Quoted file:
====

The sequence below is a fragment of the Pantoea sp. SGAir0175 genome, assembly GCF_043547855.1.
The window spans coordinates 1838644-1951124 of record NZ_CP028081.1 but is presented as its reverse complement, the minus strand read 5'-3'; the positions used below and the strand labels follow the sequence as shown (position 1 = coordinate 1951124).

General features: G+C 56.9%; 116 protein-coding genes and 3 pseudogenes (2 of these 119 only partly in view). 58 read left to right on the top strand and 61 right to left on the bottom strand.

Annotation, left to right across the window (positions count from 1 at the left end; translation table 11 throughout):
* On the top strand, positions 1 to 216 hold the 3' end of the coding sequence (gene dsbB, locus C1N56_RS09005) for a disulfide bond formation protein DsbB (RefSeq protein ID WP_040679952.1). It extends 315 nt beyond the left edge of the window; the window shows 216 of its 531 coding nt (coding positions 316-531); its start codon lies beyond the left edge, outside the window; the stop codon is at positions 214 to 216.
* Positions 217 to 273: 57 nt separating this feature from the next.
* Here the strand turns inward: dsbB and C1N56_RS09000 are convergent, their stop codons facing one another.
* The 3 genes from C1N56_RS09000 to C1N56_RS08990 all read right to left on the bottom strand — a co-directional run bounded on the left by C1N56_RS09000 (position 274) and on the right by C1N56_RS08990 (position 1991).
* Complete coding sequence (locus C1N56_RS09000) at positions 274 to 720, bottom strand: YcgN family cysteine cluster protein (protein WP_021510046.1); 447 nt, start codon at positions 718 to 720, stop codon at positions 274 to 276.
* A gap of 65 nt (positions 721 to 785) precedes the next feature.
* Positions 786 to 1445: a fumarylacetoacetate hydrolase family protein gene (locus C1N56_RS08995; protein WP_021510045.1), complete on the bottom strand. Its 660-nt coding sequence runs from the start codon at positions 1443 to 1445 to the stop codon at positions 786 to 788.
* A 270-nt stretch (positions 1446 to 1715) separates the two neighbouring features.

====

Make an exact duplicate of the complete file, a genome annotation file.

The sequence below is a fragment of the Pantoea sp. SGAir0175 genome, assembly GCF_043547855.1.
The window spans coordinates 1838644-1951124 of record NZ_CP028081.1 but is presented as its reverse complement, the minus strand read 5'-3'; the positions used below and the strand labels follow the sequence as shown (position 1 = coordinate 1951124).

General features: G+C 56.9%; 116 protein-coding genes and 3 pseudogenes (2 of these 119 only partly in view). 58 read left to right on the top strand and 61 right to left on the bottom strand.

Annotation, left to right across the window (positions count from 1 at the left end; translation table 11 throughout):
* On the top strand, positions 1 to 216 hold the 3' end of the coding sequence (gene dsbB, locus C1N56_RS09005) for a disulfide bond formation protein DsbB (RefSeq protein ID WP_040679952.1). It extends 315 nt beyond the left edge of the window; the window shows 216 of its 531 coding nt (coding positions 316-531); its start codon lies beyond the left edge, outside the window; the stop codon is at positions 214 to 216.
* Positions 217 to 273: 57 nt separating this feature from the next.
* Here the strand turns inward: dsbB and C1N56_RS09000 are convergent, their stop codons facing one another.
* The 3 genes from C1N56_RS09000 to C1N56_RS08990 all read right to left on the bottom strand — a co-directional run bounded on the left by C1N56_RS09000 (position 274) and on the right by C1N56_RS08990 (position 1991).
* Complete coding sequence (locus C1N56_RS09000) at positions 274 to 720, bottom strand: YcgN family cysteine cluster protein (protein WP_021510046.1); 447 nt, start codon at positions 718 to 720, stop codon at positions 274 to 276.
* A gap of 65 nt (positions 721 to 785) precedes the next feature.
* Positions 786 to 1445: a fumarylacetoacetate hydrolase family protein gene (locus C1N56_RS08995; protein WP_021510045.1), complete on the bottom strand. Its 660-nt coding sequence runs from the start codon at positions 1443 to 1445 to the stop codon at positions 786 to 788.
* A 270-nt stretch (positions 1446 to 1715) separates the two neighbouring features.